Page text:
Dirty Little Secrets of Mother Nature – Part 1
© Copyright 2009
We have seen that the ‘Dirty Thirties‘ was caused primarily by humans. The ‘Funkycide’ (herbicide), Fifties’ destroyed a lot of life forms and caused more deficits in soil nutrients. We have seen the sterile consequences of hybrids and the total takeover of seeds by chemical companies. We looked at the health quality of animals due to human interference for higher yields and greater profits. We have seen some of consequences of an imbalanced pH. We have looked at the horrific possibility of mutations and the frightening potential of genetic engineering. What other possible consequences could there have been, due to human invasion?
Flash Back to the Times of the Incas & Aztecs
These civilizations were highly advanced and they kept detailed records. It is estimated that their population were around 60 million or roughly 9% of the total world population at the time. Central and South America was the primary location of these people and to sustain the population, forests were cut down and replaced with farmland and crops of over 193,000 square miles.
In the 16th century, Europeans began to explore the area and they brought with them, diseases unknown to the Incas & Aztecs. In an article for Discovery, Monday December 22nd, 2008, Michael Riley wrote…
“…the diseases Europeans brought to the New World decimated native peoples. With no natural defense against smallpox, yellow fever, and a host of exotic new pathogens, 90 percent of the population was dead by 1600.
According to Richard Nevle of Bellarmine College Preparatory School, in San Jose, California and co-author Dennis Bird of Stanford University, farmland no longer being used in an area the size of California, allowed the return of the rainforest and it sucked most of the carbon dioxide (CO2 ), out of the atmosphere.
Around 1500 until 1750, global temperatures fell, but were even more cataclysmic in northern Europe.
“We see a similar sort of reforestation following a real
crash in population after the Black Death, from 1350 to 1450.”
Jed Kaplan of Ecole Polytechnique Federale de Lausanne (EPFL) in Switzerland
A 2008 study of sediment cores and soil samples further suggests that carbon sequestration via reforestation in the Americas contributed to the Little Ice Age.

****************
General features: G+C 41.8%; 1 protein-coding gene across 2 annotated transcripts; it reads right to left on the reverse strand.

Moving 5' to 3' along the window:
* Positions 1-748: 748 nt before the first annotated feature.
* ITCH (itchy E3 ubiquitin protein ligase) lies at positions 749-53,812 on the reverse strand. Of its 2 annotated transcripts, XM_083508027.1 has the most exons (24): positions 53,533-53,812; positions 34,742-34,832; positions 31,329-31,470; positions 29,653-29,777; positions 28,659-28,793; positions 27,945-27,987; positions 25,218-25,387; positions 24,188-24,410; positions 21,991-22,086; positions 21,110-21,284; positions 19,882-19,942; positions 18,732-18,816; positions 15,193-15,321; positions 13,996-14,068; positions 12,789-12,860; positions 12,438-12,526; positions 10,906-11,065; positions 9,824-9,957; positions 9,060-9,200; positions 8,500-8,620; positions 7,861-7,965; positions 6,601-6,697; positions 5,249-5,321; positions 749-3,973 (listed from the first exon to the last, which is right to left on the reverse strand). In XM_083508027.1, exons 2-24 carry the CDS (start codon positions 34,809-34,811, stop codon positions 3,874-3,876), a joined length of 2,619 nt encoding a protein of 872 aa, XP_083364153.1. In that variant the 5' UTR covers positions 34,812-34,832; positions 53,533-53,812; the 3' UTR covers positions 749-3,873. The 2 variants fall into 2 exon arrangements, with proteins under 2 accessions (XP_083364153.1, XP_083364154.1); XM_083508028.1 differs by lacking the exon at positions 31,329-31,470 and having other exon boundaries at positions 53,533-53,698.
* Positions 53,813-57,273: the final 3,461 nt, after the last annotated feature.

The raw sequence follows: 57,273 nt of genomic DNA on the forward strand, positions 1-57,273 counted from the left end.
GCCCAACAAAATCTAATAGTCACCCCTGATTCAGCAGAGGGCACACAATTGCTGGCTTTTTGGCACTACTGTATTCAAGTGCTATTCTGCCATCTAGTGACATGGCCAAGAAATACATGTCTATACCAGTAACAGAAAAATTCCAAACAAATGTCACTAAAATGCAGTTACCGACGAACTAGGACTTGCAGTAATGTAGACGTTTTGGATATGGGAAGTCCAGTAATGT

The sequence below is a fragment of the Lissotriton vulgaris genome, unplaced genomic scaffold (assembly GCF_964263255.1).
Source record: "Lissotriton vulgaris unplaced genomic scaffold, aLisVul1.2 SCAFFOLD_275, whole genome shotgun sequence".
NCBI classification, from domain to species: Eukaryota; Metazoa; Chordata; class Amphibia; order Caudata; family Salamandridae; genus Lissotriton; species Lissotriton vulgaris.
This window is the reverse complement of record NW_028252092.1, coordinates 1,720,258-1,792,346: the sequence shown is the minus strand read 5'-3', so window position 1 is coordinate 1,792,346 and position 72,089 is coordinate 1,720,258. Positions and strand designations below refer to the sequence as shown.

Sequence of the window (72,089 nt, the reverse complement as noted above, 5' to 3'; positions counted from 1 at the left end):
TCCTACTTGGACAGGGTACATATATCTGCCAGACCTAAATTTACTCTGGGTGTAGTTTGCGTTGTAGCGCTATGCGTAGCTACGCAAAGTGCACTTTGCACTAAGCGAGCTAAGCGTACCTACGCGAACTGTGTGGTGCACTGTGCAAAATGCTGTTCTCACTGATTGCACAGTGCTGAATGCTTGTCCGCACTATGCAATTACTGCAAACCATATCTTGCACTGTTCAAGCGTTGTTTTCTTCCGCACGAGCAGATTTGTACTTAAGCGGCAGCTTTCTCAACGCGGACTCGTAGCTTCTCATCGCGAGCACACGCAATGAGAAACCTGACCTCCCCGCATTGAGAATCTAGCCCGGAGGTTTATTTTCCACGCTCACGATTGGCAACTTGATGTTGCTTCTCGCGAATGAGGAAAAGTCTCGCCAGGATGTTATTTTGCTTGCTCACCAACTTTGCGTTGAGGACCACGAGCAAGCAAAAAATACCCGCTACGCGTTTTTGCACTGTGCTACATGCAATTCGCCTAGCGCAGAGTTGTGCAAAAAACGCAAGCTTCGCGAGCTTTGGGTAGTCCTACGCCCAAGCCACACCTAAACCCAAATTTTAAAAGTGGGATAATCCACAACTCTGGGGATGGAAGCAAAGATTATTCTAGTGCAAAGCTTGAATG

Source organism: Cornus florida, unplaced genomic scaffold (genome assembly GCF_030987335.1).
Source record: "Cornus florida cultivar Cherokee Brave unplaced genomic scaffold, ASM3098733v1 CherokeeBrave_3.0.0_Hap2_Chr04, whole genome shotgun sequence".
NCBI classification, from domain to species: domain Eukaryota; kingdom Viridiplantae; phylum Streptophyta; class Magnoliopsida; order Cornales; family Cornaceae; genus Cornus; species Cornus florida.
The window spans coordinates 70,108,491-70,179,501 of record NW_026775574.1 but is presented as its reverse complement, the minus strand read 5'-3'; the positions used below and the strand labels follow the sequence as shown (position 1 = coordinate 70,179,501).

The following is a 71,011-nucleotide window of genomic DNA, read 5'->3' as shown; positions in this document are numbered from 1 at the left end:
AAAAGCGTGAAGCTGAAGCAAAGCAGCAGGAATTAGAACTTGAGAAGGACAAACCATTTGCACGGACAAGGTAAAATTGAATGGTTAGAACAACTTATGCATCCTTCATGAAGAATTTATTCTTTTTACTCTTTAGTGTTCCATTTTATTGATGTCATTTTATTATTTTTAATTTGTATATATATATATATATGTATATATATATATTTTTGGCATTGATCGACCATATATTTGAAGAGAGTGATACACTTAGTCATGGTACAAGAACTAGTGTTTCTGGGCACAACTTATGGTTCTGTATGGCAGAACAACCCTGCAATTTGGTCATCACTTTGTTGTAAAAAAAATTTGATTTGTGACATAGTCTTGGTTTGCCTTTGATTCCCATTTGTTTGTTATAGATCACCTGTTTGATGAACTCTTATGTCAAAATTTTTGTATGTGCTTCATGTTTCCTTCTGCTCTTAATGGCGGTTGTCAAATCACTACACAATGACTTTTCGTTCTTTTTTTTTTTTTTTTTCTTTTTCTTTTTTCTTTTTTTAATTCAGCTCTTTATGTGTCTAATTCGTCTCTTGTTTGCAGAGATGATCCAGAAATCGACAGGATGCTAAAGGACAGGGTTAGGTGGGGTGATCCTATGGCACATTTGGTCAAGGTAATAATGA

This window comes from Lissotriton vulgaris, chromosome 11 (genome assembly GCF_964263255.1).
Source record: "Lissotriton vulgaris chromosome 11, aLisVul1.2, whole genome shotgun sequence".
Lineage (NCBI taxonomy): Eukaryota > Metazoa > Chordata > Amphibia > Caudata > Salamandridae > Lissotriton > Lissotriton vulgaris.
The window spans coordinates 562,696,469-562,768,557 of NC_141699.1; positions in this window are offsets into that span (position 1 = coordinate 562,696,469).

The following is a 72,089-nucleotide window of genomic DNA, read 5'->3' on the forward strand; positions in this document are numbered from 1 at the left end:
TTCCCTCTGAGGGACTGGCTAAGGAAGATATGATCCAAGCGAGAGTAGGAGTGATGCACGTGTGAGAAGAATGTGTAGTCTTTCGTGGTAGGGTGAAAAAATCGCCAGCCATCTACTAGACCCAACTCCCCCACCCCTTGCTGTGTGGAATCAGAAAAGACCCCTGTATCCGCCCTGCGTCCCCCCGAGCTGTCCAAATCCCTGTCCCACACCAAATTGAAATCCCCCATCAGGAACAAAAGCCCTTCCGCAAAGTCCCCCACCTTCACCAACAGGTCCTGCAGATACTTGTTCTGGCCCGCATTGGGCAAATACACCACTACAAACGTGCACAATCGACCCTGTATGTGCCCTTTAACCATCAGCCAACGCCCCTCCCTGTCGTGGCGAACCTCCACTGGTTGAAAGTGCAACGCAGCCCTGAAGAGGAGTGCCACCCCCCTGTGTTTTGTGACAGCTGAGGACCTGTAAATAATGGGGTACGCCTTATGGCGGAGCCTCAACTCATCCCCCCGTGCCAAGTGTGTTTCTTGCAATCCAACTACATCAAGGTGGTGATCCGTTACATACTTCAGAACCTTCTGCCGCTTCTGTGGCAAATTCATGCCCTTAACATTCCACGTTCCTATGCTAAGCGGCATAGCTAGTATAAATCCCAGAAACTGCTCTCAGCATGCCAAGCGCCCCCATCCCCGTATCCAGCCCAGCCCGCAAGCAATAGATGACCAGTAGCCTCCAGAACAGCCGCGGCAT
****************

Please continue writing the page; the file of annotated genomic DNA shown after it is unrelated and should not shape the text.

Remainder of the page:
The Little Ice Age was a time of cooler climate in many parts of the world, especially northern Europe. Although there is some disagreement about exactly when the Little Ice Age started, there is a consensus that it ended around 1850 when the climate began to warm.
In 1816, there was severe weather changes and many crops were destroyed. This was the year called, ‘The Year Without a Summer,’ ‘The Poverty Year,’ and ‘The Year There Was No Summer.’ Northern Europe, the American Northeast and eastern Canada seemed to be hardest hit. Temperatures plummeted and summer was just another winter of snow, frost, and ice. In July and August, lake and river ice were observed as far south as Pennsylvania.
Many believe following the hardness of this year in the North east part of the United States, this was the begining of the westward expansion, when people began to move towards the midwest in search of better land and milder climate.
This same year (1816), a young woman of eighteen, her husband and a famous poet had made arrangements to vacation together in Switzerland. The weather was so cold and generally lousy, they were held up in their living quarters and amused themselves by reading ghost stories. It is intersteing to note that this period is often referred to as the time of gothic romance. One of the characteristics of this writing style can be summed up with a sample first line, “It was a dark and stormy night.” This most likely, was reflective of these times.
A challenge was put to the three companions to see who could write the scariest story. Only one completed the challenge. The story became a full length novel and was published two years later. It was filled with imagery and descriptions, no doubt reflective of these strange climatic changes.
At the age of 21, Mary Shelley published ‘Frankenstein or The Modern Prometheus.’ Part of the story deals with the creator, Dr. Frankenstein and another with the monster he created. Critics and reviewers have hypothesized and believe that there are so many parallels between the Dr. and the monster; they are one and the same. Shelly’s original title included the ancient Greek mythological Titan named Prometheus.
Prometheus tried to bring fire to humankind. The consequences of this action so angered the Olympic god Zeus, that he was bound to a rock, his liver was eaten by an eagle each day, it was regenerated each night and his fate would continue in this manner for eternity.
The traumatic events of 1816 have been directly attributed to volcanic activity and specifically the eruption and aberrations of Mount Tambora between April 5 – 15th, 1815. This super volcano threw enormous amounts of ash into the upper atmosphere. It is believed to have been the largest eruption to that point, in over 1,600 years.
Nature, whether due to man made problems or internal stress, responds in effort to correct itself.
Basic Laws & Principles:
“To every action there is an equal and opposite reaction.”
Newton’s Third Law of Motion
“Those who don’t know history are destined to repeat it.”
“All that’s necessary for the forces of evil to win in the world
is for enough good men (women too), to do nothing.“
WOW, this stuff is really getting dirty! We are not done. There is much more to come and more ‘Dirty Little Secrets‘ to share next time.